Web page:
A proposal to increase education funding by more than $1 billion in the coming fiscal year was met with tepid reviews from some Southwest Florida legislators.
Gov. Rick Scott said Wednesday he plans to propose a $1.2 billion boost in education funding today when he unveils his budget for the coming fiscal year.
Speaking to the annual Associated Press Legislative Planning Session, Scott said he plans to ask lawmakers to increase spending on public schools by around 6.5 percent, to about $6,800 per student.
The announcement comes about a week after Scott floated a $2,500-a-year raise for all Florida teachers; that $480 billion would be included in the $1.2 billion increase for education.
If approved, this would mark the second consecutive year that Scott asked for — and the Legislature approved — an increase in education funding of about $1 billion.
"I believe the governor's budget proposal reflects his priorities for Florida," state Sen. Garrett Richter, R-Naples, said in a message to the Daily News on Wednesday. "Having said that ... we need to determine where the money will come from as we craft a budget to return to the governor."
The most recent forecast by state economists estimated the state would will have a surplus of about $829 million in the coming fiscal year, which begins July 1.
Rep. Kathleen Passidomo, R-Naples, said that surplus makes it more likely Scott will get more money for education again this year. But she said even though the state will have additional funds, "the big issue is how to allocate them."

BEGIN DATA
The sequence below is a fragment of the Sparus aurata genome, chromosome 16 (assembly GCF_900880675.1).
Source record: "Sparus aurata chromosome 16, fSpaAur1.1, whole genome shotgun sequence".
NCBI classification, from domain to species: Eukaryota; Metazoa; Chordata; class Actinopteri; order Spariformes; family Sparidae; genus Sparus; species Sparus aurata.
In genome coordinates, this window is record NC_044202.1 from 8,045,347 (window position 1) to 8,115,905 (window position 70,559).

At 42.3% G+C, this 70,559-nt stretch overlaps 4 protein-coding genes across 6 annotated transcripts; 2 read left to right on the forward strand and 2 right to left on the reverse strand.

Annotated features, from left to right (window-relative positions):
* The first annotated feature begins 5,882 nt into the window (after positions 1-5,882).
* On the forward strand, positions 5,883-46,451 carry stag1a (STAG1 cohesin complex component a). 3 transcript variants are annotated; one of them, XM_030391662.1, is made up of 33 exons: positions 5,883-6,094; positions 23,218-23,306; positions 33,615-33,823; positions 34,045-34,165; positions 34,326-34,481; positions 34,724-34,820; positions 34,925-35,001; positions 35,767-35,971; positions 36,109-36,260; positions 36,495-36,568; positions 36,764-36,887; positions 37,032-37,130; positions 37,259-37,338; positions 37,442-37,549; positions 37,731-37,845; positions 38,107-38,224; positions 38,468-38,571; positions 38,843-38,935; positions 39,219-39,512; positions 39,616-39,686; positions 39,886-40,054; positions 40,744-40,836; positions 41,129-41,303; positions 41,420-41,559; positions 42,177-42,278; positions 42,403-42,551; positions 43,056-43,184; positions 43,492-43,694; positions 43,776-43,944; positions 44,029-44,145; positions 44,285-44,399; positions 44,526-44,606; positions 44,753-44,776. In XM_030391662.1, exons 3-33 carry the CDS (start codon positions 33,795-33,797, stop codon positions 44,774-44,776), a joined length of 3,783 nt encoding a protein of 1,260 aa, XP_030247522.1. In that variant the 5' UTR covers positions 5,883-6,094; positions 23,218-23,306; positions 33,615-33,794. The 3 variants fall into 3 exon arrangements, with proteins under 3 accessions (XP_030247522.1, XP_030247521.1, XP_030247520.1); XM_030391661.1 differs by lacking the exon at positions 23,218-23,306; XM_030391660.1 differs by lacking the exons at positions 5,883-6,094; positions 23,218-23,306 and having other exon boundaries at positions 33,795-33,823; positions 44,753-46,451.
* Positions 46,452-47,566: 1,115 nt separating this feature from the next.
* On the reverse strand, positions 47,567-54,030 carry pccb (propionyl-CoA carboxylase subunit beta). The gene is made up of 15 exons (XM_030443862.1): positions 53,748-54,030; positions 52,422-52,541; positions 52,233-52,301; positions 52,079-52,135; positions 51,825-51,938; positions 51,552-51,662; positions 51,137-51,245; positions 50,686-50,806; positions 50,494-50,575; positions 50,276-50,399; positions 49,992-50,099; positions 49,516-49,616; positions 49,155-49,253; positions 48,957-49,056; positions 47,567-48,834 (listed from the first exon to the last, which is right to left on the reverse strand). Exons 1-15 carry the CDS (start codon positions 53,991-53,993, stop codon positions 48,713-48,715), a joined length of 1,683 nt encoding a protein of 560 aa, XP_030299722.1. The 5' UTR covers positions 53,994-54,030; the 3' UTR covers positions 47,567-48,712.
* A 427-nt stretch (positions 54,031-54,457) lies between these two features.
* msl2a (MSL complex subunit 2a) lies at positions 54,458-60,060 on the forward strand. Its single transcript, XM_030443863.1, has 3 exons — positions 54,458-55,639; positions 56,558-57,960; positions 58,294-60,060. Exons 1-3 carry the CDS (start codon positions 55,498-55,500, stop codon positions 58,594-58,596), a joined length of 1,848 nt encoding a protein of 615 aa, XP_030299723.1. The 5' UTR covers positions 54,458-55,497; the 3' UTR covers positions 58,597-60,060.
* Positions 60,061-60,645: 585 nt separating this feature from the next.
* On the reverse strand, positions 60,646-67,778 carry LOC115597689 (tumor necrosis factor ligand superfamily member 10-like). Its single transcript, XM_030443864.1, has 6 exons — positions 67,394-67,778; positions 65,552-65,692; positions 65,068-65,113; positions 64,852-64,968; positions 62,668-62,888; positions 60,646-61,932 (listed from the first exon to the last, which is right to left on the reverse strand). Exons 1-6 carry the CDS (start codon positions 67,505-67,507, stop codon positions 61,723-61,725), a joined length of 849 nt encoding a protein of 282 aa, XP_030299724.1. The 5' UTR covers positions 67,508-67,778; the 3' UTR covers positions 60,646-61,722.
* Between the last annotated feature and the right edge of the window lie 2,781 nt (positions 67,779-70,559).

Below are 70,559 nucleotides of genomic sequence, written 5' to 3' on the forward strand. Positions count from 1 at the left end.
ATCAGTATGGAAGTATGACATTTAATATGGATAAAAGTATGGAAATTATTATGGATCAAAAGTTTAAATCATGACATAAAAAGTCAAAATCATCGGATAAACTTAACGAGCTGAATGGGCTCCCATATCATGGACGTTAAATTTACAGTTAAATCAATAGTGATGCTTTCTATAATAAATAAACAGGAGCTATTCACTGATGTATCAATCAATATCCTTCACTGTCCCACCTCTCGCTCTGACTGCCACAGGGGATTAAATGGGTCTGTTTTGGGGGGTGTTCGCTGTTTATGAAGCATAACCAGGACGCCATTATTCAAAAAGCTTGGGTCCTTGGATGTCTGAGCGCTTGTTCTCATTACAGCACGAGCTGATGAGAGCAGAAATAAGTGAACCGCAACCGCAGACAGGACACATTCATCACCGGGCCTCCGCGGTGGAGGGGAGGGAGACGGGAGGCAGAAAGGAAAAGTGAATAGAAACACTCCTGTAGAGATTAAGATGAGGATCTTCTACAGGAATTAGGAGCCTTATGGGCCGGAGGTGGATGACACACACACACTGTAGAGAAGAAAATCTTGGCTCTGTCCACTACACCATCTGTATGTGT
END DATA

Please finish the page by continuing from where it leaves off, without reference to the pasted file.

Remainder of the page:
"The governor's focus is on jobs and education and I think the Legislature is in sync with that," she said.
Passidomo said the state may have to make cuts, streamline or move money from other areas to fund the increase.
The state Legislature in 2011 cut $1.3 billion from the state's education budget. The following year, Scott requested, and received, an increase of about $1 billion in education funding.
That increase though, Passidomo said, came at the expense of the state's higher education budget, something she doesn't know if the state can continue doing.
Scott plans to more clearly spell out how he will provide money for the education increase in his full budget proposal, set to be unveiled today.
"We made the hard choices to recover and get back on track," Scott said. "Now we must make the smart choices to invest in Florida's future."
The News Service of Florida contributed to this report.